Olaolu Femi finally released from custody


After a major campaign by some human rights groups, Olaolu Femi has been released from SIZO [detention centre] with the Foundation for Regional Initiatives formally acting as guarantor.  Other organizations had also made such applications, but the court acceded to the one from FRI, which had been endorsed by the Human Rights Ombudsperson. The battle is by no means over, but this is still a major achievement.

Nigerian student Olaolu Femi was returning to his flat in Luhansk on 5 November 2011 with a friend.  The two young men were set upon by 5 people who not only hurled racist abuse, but also knocked them to the ground.

Olaolu Femi managed to get to his feet and grabbed a broken bottle in an attempt to defend himself. He lashed out and hit his assailants. Three young men – V. Haman, D. Lemenchuk and A. Loboda received cuts to the arms, neck and head, while Iryna Pashkova who also took part in the incident was hit on the face and head.  Olaolu Sunkami Femi was arrested 12 hours later and until Wednesday had been in detention ever since, charged with attempted murder.

There have been shocking irregularities in this case from the beginning.  Olaolu Femi has consistently stated that he was interrogated without a professional interpreter present, that he did not understand the people who were introduced to him as the interpreters, and that he doubts that his explanations were conveyed accurately.

All the documentation was in Russian which Olaolu does not know well.  The Prosecutor claims that translations were provided verbally.  The name of the translator is not indicated everywhere, and at a certain point Olaolu simply refused to sign the documents.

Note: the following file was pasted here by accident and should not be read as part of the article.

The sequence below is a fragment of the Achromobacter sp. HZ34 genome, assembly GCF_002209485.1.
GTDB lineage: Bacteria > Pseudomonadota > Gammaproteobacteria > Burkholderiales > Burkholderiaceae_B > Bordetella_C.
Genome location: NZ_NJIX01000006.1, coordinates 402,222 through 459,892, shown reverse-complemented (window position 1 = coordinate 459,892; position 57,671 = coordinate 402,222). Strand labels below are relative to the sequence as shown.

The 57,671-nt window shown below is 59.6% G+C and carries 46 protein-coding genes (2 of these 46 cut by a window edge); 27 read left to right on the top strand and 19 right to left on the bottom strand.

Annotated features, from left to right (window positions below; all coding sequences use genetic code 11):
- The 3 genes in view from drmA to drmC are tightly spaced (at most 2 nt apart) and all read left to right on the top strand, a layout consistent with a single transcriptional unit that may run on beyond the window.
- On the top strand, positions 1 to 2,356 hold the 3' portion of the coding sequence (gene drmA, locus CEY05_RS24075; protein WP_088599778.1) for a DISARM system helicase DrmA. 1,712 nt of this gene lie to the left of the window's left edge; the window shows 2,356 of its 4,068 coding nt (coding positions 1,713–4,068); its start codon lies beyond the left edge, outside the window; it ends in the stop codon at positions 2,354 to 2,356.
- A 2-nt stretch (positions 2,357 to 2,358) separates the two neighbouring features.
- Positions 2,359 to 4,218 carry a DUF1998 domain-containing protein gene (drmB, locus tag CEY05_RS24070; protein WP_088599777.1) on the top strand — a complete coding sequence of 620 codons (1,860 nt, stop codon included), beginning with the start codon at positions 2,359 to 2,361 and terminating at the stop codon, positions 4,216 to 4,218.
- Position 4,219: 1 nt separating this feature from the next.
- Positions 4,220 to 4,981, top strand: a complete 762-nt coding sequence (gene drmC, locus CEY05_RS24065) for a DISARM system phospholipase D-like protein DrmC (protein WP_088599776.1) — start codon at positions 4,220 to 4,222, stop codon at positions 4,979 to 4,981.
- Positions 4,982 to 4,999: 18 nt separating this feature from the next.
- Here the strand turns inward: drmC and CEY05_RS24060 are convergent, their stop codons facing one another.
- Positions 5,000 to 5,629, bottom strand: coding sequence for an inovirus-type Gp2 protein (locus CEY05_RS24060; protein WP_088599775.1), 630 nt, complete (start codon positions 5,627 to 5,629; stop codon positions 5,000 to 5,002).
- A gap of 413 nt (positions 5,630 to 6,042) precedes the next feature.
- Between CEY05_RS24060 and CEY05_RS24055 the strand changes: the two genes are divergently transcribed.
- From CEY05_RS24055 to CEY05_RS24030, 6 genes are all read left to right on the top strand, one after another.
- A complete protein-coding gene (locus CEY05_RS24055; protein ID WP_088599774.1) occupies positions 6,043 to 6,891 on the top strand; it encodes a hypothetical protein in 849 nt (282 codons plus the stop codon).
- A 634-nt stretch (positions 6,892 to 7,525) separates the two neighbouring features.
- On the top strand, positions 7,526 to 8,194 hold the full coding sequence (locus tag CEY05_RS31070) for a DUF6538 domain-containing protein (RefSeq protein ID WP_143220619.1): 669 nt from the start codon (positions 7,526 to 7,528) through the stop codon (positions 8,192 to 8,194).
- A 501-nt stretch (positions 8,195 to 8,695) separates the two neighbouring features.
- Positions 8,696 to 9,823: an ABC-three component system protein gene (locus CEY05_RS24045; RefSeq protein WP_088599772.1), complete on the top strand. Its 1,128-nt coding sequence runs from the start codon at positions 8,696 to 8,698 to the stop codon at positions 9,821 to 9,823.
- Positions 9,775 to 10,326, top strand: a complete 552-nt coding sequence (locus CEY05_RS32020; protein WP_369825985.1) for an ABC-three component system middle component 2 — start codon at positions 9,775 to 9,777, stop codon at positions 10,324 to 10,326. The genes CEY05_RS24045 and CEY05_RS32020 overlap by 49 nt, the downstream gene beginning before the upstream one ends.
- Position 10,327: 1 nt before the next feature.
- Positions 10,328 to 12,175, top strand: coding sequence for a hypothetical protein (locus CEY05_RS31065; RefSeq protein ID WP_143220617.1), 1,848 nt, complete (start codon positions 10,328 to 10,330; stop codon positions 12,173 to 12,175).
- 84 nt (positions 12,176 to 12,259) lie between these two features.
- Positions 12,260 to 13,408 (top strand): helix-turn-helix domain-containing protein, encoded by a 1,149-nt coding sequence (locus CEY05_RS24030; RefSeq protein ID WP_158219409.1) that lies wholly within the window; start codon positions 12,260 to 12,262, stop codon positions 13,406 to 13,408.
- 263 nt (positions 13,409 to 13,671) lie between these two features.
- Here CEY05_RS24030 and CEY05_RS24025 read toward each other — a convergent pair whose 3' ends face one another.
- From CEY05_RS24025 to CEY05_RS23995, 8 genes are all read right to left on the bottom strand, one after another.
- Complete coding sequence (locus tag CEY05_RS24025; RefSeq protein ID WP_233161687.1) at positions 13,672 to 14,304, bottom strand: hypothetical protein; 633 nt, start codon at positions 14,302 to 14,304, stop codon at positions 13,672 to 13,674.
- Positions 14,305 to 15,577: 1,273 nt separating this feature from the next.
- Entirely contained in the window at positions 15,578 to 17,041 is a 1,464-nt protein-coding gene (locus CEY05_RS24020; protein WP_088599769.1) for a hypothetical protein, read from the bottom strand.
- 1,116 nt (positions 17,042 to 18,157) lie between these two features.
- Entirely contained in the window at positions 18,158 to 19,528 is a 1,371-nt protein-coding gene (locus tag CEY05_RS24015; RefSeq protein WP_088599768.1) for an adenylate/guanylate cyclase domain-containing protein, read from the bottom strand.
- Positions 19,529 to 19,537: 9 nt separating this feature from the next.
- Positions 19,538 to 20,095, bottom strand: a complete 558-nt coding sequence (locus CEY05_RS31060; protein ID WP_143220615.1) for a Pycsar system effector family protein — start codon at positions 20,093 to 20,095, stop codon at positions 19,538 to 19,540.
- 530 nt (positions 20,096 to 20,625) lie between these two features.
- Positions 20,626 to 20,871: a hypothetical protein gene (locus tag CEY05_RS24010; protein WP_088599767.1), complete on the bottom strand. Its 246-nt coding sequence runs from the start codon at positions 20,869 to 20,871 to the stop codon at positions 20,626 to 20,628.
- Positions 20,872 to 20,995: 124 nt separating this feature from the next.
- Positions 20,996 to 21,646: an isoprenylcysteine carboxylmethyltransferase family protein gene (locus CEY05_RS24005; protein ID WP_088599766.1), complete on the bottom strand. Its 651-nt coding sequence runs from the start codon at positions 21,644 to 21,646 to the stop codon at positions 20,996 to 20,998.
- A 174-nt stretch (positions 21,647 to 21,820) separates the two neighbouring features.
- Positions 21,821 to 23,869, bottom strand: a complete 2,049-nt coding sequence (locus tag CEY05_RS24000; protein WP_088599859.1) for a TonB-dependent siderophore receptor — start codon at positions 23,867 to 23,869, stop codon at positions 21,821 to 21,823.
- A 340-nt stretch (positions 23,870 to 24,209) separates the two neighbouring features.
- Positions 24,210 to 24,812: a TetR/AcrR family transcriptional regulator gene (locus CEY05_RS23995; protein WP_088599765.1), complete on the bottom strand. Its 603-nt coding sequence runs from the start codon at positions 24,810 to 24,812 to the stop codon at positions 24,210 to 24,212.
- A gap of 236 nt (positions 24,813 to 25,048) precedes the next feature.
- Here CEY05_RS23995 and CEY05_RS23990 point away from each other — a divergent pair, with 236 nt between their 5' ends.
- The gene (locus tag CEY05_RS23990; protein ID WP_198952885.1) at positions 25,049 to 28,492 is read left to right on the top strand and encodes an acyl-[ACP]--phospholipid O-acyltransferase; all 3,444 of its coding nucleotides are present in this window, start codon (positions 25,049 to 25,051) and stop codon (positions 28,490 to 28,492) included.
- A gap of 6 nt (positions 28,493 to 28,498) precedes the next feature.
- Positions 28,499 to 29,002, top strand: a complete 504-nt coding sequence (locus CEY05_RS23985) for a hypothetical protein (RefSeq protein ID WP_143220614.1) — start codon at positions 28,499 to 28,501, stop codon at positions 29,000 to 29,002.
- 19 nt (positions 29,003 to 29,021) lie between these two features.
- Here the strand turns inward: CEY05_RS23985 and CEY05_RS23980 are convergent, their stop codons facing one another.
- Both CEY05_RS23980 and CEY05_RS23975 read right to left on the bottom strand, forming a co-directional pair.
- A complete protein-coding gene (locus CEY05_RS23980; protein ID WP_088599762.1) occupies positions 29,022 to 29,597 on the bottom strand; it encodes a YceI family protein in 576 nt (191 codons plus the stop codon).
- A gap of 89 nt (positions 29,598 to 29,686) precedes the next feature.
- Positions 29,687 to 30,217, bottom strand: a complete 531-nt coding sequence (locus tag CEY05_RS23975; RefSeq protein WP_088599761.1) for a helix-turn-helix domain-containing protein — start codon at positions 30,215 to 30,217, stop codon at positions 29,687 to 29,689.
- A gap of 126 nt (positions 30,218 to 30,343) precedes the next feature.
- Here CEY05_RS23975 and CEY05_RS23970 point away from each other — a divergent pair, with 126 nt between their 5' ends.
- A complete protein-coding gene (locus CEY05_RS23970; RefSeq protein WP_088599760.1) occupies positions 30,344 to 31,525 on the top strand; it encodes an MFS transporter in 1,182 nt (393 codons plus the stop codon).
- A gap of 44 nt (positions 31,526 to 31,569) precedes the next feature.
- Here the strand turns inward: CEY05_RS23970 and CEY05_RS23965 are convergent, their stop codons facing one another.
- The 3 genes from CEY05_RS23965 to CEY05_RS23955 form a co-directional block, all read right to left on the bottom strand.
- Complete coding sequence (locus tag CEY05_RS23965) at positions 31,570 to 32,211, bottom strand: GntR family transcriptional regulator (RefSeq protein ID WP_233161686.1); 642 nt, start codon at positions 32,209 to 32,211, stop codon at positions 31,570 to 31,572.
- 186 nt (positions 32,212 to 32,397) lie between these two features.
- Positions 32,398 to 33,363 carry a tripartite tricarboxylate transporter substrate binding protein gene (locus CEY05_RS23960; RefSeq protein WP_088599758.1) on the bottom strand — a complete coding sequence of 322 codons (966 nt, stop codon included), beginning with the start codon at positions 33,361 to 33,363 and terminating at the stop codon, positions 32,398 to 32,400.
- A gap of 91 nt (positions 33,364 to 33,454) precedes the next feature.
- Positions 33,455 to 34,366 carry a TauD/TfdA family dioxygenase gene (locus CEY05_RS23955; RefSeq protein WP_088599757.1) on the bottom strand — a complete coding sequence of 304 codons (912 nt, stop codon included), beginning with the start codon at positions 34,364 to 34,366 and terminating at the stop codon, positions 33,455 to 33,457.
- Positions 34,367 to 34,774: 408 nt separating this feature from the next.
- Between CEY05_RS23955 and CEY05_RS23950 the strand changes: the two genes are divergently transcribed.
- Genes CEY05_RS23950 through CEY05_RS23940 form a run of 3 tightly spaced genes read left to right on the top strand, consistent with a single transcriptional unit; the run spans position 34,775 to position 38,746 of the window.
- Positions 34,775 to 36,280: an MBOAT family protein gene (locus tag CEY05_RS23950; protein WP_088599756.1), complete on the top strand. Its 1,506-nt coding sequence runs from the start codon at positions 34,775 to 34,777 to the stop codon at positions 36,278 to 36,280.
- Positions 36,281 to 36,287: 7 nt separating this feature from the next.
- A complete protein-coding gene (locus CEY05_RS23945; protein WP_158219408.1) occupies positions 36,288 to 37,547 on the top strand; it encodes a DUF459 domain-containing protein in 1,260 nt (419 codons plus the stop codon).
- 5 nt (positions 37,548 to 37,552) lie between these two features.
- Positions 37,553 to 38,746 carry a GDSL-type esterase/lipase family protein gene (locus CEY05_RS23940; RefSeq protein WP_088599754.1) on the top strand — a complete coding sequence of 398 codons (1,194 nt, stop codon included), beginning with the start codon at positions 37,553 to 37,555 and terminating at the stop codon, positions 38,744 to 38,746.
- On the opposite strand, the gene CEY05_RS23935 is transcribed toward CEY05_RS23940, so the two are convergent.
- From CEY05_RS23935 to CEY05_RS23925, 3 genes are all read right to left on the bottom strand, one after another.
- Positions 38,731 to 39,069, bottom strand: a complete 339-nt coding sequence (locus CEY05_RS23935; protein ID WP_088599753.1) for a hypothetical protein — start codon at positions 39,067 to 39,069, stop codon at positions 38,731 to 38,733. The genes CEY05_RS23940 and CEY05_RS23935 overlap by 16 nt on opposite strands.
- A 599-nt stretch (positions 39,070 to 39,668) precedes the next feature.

The situation with legal defence was no better at the beginning with a formal defence lawyer present at the first interrogation and other investigative activities. Even after the current lawyers were taken on, they were not informed of some of the investigative activities.

Other irregularities have included changes in the number of supposed victims in the case, disregard for forensic medical evidence which found that Olaolu Femi was not, as claimed, inebriated, but that the five young people were.

There was also a highly questionable “witness” who appeared over a year after the event and Olaolu’s arrest (see for more details).   

A petition in support of Olaolu Femi can be signed here.  While it’s excellent that Olaolu Femi has been released from detention, the trial is continuing and there is still a long way to go. Public attention is vital.

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